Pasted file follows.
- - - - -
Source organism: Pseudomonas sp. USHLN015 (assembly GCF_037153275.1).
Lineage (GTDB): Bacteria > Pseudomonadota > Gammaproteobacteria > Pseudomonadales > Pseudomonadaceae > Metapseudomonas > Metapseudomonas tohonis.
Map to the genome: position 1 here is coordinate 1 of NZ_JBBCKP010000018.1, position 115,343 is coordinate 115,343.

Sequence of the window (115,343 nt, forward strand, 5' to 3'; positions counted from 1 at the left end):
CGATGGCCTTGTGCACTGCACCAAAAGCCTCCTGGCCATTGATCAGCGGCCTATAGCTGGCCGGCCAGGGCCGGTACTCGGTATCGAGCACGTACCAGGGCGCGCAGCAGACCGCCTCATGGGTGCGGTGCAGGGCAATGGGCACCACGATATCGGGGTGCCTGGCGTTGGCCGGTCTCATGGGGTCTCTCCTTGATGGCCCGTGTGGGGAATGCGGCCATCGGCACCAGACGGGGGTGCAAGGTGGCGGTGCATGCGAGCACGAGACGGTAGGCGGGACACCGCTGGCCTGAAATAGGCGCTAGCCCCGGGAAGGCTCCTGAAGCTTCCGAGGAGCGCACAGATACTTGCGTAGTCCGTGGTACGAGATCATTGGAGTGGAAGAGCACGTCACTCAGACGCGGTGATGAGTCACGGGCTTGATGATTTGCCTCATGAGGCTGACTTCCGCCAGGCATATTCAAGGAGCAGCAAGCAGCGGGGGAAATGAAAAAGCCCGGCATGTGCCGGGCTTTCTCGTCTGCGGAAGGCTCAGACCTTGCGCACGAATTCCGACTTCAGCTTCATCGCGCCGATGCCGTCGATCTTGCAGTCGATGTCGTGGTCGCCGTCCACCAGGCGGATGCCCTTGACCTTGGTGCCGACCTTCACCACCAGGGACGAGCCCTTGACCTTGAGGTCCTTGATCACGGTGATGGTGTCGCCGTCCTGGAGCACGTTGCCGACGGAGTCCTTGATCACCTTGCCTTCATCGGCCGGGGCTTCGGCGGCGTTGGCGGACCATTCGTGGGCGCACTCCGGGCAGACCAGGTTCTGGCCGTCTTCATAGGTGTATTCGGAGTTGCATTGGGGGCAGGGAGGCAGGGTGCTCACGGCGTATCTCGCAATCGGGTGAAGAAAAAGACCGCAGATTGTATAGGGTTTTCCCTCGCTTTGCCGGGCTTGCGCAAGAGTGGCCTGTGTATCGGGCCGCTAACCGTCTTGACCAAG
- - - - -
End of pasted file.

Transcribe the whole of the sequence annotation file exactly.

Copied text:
Source organism: Pseudomonas sp. USHLN015 (assembly GCF_037153275.1).
Lineage (GTDB): Bacteria > Pseudomonadota > Gammaproteobacteria > Pseudomonadales > Pseudomonadaceae > Metapseudomonas > Metapseudomonas tohonis.
Map to the genome: position 1 here is coordinate 1 of NZ_JBBCKP010000018.1, position 115,343 is coordinate 115,343.

Sequence of the window (115,343 nt, forward strand, 5' to 3'; positions counted from 1 at the left end):
CGATGGCCTTGTGCACTGCACCAAAAGCCTCCTGGCCATTGATCAGCGGCCTATAGCTGGCCGGCCAGGGCCGGTACTCGGTATCGAGCACGTACCAGGGCGCGCAGCAGACCGCCTCATGGGTGCGGTGCAGGGCAATGGGCACCACGATATCGGGGTGCCTGGCGTTGGCCGGTCTCATGGGGTCTCTCCTTGATGGCCCGTGTGGGGAATGCGGCCATCGGCACCAGACGGGGGTGCAAGGTGGCGGTGCATGCGAGCACGAGACGGTAGGCGGGACACCGCTGGCCTGAAATAGGCGCTAGCCCCGGGAAGGCTCCTGAAGCTTCCGAGGAGCGCACAGATACTTGCGTAGTCCGTGGTACGAGATCATTGGAGTGGAAGAGCACGTCACTCAGACGCGGTGATGAGTCACGGGCTTGATGATTTGCCTCATGAGGCTGACTTCCGCCAGGCATATTCAAGGAGCAGCAAGCAGCGGGGGAAATGAAAAAGCCCGGCATGTGCCGGGCTTTCTCGTCTGCGGAAGGCTCAGACCTTGCGCACGAATTCCGACTTCAGCTTCATCGCGCCGATGCCGTCGATCTTGCAGTCGATGTCGTGGTCGCCGTCCACCAGGCGGATGCCCTTGACCTTGGTGCCGACCTTCACCACCAGGGACGAGCCCTTGACCTTGAGGTCCTTGATCACGGTGATGGTGTCGCCGTCCTGGAGCACGTTGCCGACGGAGTCCTTGATCACCTTGCCTTCATCGGCCGGGGCTTCGGCGGCGTTGGCGGACCATTCGTGGGCGCACTCCGGGCAGACCAGGTTCTGGCCGTCTTCATAGGTGTATTCGGAGTTGCATTGGGGGCAGGGAGGCAGGGTGCTCACGGCGTATCTCGCAATCGGGTGAAGAAAAAGACCGCAGATTGTATAGGGTTTTCCCTCGCTTTGCCGGGCTTGCGCAAGAGTGGCCTGTGTATCGGGCCGCTAACCGTCTTGACCAAG